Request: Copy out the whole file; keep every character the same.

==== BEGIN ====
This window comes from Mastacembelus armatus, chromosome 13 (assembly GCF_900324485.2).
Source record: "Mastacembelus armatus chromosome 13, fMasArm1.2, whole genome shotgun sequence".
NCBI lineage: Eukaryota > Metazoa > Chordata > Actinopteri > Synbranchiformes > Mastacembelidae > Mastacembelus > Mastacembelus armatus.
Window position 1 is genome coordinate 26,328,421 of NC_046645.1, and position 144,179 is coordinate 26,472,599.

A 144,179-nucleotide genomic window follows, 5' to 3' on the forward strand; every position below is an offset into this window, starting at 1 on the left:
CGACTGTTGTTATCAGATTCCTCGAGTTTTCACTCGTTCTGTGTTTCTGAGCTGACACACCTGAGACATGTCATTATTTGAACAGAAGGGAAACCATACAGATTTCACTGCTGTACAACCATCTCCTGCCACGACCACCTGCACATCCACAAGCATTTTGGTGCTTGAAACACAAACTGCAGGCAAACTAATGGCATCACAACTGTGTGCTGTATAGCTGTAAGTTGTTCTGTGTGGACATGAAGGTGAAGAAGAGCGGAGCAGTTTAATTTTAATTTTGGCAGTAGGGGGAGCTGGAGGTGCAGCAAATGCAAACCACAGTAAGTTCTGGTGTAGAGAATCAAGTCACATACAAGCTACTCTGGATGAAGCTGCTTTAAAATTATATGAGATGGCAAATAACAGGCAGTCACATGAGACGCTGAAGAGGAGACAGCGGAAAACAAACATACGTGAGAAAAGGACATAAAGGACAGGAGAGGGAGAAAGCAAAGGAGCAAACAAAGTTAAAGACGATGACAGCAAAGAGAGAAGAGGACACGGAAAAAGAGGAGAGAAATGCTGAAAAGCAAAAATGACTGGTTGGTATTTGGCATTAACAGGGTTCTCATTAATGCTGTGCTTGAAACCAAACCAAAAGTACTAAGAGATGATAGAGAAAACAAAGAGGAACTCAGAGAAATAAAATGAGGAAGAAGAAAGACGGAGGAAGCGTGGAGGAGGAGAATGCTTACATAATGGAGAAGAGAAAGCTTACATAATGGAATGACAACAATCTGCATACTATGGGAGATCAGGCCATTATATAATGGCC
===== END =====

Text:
This window comes from Mastacembelus armatus, chromosome 13 (assembly GCF_900324485.2).
Source record: "Mastacembelus armatus chromosome 13, fMasArm1.2, whole genome shotgun sequence".
NCBI lineage: Eukaryota > Metazoa > Chordata > Actinopteri > Synbranchiformes > Mastacembelidae > Mastacembelus > Mastacembelus armatus.
Window position 1 is genome coordinate 26,328,421 of NC_046645.1, and position 144,179 is coordinate 26,472,599.

A 144,179-nucleotide genomic window follows, 5' to 3' on the forward strand; every position below is an offset into this window, starting at 1 on the left:
CGACTGTTGTTATCAGATTCCTCGAGTTTTCACTCGTTCTGTGTTTCTGAGCTGACACACCTGAGACATGTCATTATTTGAACAGAAGGGAAACCATACAGATTTCACTGCTGTACAACCATCTCCTGCCACGACCACCTGCACATCCACAAGCATTTTGGTGCTTGAAACACAAACTGCAGGCAAACTAATGGCATCACAACTGTGTGCTGTATAGCTGTAAGTTGTTCTGTGTGGACATGAAGGTGAAGAAGAGCGGAGCAGTTTAATTTTAATTTTGGCAGTAGGGGGAGCTGGAGGTGCAGCAAATGCAAACCACAGTAAGTTCTGGTGTAGAGAATCAAGTCACATACAAGCTACTCTGGATGAAGCTGCTTTAAAATTATATGAGATGGCAAATAACAGGCAGTCACATGAGACGCTGAAGAGGAGACAGCGGAAAACAAACATACGTGAGAAAAGGACATAAAGGACAGGAGAGGGAGAAAGCAAAGGAGCAAACAAAGTTAAAGACGATGACAGCAAAGAGAGAAGAGGACACGGAAAAAGAGGAGAGAAATGCTGAAAAGCAAAAATGACTGGTTGGTATTTGGCATTAACAGGGTTCTCATTAATGCTGTGCTTGAAACCAAACCAAAAGTACTAAGAGATGATAGAGAAAACAAAGAGGAACTCAGAGAAATAAAATGAGGAAGAAGAAAGACGGAGGAAGCGTGGAGGAGGAGAATGCTTACATAATGGAGAAGAGAAAGCTTACATAATGGAATGACAACAATCTGCATACTATGGGAGATCAGGCCATTATATAATGGCC